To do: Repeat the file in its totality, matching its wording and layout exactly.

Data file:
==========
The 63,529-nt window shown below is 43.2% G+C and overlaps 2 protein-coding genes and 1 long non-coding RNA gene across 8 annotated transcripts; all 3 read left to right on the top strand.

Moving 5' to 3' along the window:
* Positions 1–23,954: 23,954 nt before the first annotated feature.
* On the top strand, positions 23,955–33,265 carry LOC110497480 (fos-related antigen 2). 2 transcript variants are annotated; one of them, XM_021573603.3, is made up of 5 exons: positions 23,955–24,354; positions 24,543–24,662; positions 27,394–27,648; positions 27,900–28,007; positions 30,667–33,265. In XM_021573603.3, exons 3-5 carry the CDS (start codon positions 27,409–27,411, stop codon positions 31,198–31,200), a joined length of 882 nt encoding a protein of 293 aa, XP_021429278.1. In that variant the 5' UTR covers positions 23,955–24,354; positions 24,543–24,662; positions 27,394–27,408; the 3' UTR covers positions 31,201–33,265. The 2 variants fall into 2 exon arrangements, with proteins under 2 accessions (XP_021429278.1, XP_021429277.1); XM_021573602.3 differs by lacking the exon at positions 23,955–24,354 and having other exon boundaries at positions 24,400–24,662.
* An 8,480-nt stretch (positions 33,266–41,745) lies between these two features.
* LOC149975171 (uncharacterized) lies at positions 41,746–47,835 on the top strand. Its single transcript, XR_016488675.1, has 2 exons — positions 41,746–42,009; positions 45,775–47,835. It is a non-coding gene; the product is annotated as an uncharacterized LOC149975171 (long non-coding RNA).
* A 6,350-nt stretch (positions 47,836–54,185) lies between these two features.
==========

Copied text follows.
The 63,529-nt window shown below is 43.2% G+C and overlaps 2 protein-coding genes and 1 long non-coding RNA gene across 8 annotated transcripts; all 3 read left to right on the top strand.

Moving 5' to 3' along the window:
* Positions 1–23,954: 23,954 nt before the first annotated feature.
* On the top strand, positions 23,955–33,265 carry LOC110497480 (fos-related antigen 2). 2 transcript variants are annotated; one of them, XM_021573603.3, is made up of 5 exons: positions 23,955–24,354; positions 24,543–24,662; positions 27,394–27,648; positions 27,900–28,007; positions 30,667–33,265. In XM_021573603.3, exons 3-5 carry the CDS (start codon positions 27,409–27,411, stop codon positions 31,198–31,200), a joined length of 882 nt encoding a protein of 293 aa, XP_021429278.1. In that variant the 5' UTR covers positions 23,955–24,354; positions 24,543–24,662; positions 27,394–27,408; the 3' UTR covers positions 31,201–33,265. The 2 variants fall into 2 exon arrangements, with proteins under 2 accessions (XP_021429278.1, XP_021429277.1); XM_021573602.3 differs by lacking the exon at positions 23,955–24,354 and having other exon boundaries at positions 24,400–24,662.
* An 8,480-nt stretch (positions 33,266–41,745) lies between these two features.
* LOC149975171 (uncharacterized) lies at positions 41,746–47,835 on the top strand. Its single transcript, XR_016488675.1, has 2 exons — positions 41,746–42,009; positions 45,775–47,835. It is a non-coding gene; the product is annotated as an uncharacterized LOC149975171 (long non-coding RNA).
* A 6,350-nt stretch (positions 47,836–54,185) lies between these two features.